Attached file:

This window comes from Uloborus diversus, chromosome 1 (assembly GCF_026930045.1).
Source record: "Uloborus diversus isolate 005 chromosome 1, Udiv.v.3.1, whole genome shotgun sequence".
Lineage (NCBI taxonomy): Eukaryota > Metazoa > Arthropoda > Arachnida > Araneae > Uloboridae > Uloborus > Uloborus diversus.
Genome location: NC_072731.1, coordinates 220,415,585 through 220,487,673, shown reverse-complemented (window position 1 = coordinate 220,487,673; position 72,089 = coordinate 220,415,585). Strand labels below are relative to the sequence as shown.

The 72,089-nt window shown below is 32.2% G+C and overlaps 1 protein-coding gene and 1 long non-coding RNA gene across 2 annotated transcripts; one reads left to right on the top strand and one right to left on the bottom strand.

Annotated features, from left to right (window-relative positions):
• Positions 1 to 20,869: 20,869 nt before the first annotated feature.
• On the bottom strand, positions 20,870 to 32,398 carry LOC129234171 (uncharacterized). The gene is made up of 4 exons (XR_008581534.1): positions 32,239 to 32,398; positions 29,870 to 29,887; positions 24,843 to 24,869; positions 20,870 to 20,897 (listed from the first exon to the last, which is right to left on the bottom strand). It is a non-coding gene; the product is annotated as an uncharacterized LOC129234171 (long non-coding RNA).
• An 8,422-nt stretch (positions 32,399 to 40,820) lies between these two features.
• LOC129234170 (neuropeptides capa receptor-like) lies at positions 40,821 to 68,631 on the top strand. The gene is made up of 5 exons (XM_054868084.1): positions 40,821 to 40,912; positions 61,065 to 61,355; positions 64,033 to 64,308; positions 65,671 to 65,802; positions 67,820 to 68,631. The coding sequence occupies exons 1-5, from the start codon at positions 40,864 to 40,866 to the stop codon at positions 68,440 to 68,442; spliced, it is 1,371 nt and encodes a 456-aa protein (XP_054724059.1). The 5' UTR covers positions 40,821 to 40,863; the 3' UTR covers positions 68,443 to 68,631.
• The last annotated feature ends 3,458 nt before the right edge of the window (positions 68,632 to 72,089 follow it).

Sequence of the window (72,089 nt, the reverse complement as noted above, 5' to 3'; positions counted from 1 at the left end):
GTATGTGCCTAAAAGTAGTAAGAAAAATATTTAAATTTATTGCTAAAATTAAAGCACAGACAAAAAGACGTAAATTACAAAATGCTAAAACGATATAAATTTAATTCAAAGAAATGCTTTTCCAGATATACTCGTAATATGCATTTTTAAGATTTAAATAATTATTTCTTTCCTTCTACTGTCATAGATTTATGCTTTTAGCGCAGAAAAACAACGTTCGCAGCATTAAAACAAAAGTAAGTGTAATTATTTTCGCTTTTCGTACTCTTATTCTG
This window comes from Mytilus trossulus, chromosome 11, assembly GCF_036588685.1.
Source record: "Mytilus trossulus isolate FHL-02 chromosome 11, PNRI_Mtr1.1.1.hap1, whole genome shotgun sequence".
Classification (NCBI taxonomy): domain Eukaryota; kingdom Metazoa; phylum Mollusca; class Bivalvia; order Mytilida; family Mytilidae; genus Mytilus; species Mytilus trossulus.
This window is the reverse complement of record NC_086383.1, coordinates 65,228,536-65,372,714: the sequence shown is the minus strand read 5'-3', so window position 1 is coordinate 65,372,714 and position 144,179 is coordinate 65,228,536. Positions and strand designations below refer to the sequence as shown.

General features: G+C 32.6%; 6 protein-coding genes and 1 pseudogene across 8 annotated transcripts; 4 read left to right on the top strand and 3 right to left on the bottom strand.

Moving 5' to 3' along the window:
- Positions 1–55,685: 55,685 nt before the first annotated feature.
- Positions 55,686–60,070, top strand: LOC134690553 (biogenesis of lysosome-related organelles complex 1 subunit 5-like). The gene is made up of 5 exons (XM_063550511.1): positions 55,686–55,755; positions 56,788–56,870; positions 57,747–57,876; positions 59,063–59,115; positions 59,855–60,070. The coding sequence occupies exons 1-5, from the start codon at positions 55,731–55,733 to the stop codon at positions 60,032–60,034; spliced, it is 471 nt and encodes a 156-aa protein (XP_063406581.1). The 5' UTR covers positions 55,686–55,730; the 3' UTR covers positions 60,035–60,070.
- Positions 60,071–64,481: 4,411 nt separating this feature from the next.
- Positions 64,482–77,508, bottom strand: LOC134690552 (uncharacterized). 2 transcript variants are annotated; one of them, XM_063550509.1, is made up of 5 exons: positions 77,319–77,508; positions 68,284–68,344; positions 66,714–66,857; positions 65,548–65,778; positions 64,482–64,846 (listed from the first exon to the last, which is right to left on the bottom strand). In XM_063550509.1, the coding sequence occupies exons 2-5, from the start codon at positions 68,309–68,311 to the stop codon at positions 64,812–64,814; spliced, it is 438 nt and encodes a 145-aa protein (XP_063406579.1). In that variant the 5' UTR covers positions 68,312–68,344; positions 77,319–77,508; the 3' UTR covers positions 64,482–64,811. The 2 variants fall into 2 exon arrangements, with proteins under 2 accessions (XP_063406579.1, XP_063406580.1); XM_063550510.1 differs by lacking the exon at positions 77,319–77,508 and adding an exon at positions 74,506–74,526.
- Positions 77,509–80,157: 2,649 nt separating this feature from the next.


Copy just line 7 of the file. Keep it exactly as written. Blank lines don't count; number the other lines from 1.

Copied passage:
• Positions 1 to 20,869: 20,869 nt before the first annotated feature.